As an investment, bonds are both underrated and misunderstood. They are often seen by investors as boring, defensive, predictable and producing very little in the way of income. In short, they don’t hold much interest to income-focused investors, especially during a time of record low interest rates and in a rising share market. Furthermore, in the event of rising interest rates, holders of fixed interest securities will see a fall in the value of their invested capital.
What is a bond and how are they traded?
A traditional fixed-coupon bond is a fixed income investment where an investor lends money to an entity (typically a government or company) for a defined period of time at a variable or fixed interest rate. Bonds can be traded. The annual interest paid on a bond is calculated thus: the amount invested multiplied by the days invested divided by 365, multiplied by the interest rate.
Bonds can be an important part of a well-balanced portfolio, particularly during uncertain times when share markets and property markets get the jitters. If shares fall, say, 10 per cent over a month or two, an investment guaranteeing a 1.6 per cent annual return with a guaranteed return of capital all of a sudden looks more attractive.
In a rising share market, bond prices often fall as people sell bonds to move into shares, with bond yields consequently rising. But in recent times, the opposite has been the case, with bond prices rising along with share prices due to unprecedented monetary policy stimulus by various central banks, not least our own Reserve Bank of Australia.
Bond yields are now poised to potentially rise as central banks start to contemplate reining in their monetary largesse and governments pull back on fiscal stimulus as their economies recover. Currently, the Australian government has more than $832 billion of bonds and treasury notes (government debt) on issue, up from just $40 billion at the end of 2007.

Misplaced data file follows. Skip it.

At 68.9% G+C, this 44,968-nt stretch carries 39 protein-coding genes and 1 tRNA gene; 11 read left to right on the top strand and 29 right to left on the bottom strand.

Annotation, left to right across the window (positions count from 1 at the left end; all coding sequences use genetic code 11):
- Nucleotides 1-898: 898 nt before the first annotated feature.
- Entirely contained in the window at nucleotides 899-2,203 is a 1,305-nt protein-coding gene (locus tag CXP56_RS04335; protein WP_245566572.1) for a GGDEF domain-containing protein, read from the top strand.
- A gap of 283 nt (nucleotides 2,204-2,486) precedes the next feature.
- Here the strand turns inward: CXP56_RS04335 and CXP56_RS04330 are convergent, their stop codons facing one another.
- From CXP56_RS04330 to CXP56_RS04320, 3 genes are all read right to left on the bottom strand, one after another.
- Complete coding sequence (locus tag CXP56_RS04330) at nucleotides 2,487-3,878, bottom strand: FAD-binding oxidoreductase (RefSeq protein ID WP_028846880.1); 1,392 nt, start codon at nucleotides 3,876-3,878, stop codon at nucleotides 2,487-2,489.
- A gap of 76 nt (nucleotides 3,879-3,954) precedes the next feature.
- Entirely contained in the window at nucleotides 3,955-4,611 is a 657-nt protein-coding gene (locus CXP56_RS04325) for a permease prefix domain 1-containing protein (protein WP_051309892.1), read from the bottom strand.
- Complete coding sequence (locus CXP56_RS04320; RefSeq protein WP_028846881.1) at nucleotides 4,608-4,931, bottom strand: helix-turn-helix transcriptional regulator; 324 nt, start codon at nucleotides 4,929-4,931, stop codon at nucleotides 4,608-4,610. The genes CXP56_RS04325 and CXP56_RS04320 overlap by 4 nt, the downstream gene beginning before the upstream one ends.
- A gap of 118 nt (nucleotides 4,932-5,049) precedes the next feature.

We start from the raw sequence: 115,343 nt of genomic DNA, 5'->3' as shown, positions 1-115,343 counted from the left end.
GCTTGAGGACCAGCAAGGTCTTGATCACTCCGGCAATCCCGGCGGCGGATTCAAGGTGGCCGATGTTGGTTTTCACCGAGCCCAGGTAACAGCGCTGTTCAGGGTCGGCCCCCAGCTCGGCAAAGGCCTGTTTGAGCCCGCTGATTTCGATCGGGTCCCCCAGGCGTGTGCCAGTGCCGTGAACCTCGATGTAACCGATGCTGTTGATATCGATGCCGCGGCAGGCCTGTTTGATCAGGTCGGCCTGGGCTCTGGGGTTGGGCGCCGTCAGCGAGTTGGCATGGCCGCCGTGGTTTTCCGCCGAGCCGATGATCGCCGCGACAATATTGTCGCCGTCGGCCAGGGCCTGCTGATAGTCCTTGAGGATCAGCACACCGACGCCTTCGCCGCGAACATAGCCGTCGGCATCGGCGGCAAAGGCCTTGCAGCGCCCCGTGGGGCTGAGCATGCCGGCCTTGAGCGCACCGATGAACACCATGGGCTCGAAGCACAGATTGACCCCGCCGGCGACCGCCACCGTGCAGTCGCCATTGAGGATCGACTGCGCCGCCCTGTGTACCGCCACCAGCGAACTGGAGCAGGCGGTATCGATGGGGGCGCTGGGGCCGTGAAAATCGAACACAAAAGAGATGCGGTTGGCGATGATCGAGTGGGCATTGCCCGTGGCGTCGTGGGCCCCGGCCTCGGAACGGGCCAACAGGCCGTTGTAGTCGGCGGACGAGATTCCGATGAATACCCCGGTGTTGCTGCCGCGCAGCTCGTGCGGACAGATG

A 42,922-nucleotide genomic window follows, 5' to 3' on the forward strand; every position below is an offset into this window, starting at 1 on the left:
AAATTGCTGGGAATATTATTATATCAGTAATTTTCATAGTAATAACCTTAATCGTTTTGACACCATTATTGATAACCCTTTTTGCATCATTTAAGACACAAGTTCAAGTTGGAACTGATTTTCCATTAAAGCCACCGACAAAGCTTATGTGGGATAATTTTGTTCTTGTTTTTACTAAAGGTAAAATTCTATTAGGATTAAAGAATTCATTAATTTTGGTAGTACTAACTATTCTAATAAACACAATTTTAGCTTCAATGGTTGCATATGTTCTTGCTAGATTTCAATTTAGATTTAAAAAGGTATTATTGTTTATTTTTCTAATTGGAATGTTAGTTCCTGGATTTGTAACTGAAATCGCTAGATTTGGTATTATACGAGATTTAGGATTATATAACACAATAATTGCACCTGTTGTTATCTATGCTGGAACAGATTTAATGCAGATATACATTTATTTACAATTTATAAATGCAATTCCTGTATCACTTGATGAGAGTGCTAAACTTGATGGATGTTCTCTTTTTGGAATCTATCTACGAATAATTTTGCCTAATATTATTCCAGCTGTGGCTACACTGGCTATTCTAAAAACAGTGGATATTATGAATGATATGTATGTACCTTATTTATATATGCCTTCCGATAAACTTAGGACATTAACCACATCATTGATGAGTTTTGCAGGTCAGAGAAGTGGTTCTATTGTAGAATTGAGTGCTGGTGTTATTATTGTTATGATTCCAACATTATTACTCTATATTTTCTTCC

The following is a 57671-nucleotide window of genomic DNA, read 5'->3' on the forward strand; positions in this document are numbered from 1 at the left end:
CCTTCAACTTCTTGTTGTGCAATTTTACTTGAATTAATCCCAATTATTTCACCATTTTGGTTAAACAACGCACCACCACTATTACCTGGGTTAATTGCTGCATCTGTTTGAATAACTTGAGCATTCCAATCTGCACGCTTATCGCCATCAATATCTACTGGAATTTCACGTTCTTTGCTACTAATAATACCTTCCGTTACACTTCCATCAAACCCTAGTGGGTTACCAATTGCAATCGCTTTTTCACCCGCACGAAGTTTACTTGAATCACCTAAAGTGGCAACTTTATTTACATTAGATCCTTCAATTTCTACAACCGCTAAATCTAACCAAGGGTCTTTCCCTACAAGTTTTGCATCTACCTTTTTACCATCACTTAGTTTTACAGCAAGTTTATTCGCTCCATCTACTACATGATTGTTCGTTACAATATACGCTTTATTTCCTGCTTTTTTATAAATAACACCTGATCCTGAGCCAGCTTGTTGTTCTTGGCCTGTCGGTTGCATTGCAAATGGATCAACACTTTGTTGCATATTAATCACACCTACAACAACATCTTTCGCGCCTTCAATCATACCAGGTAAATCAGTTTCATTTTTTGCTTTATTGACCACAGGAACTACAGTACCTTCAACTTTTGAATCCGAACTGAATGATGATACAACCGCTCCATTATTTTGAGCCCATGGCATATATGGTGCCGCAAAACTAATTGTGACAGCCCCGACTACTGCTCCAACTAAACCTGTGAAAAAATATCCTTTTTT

Here are three key reasons why bonds should be considered for balanced investment portfolios:
What it means when yield curves invert:
The longer you lend money to someone, the greater the interest rate you should receive, right? Not always. On May 29, 2019, the yield on 10-year bonds fell to 1.484 per cent, which took it below the cash rate of 1.5 per cent. It was the first time in seven years that this had happened. This simply means that someone who is prepared to lend their money to the government for 10 years would get no greater return on their investment than someone putting cash in the bank overnight, so long as the short-term cash rate remains unchanged. There were essentially two reasons for this: the wholesale market believed the Reserve Bank would shortly cut interest rates (so bond prices rise and yields would fall); and the outlook for inflation and economic activity in Australia was weak, fuelled by the growing threat of a US-China trade war. The theory used to be that an inverse yield curve, as the phenomenon is known, was a harbinger of recession.
IMPORTANT LEGAL INFO This article is of a general nature and FYI only, because it doesn’t take into account your financial or legal situation, objectives or needs. That means it’s not financial product or legal advice and shouldn’t be relied upon as if it is. Before making a financial or legal decision, you should work out if the info is appropriate for your situation and get independent, licensed financial services or legal advice.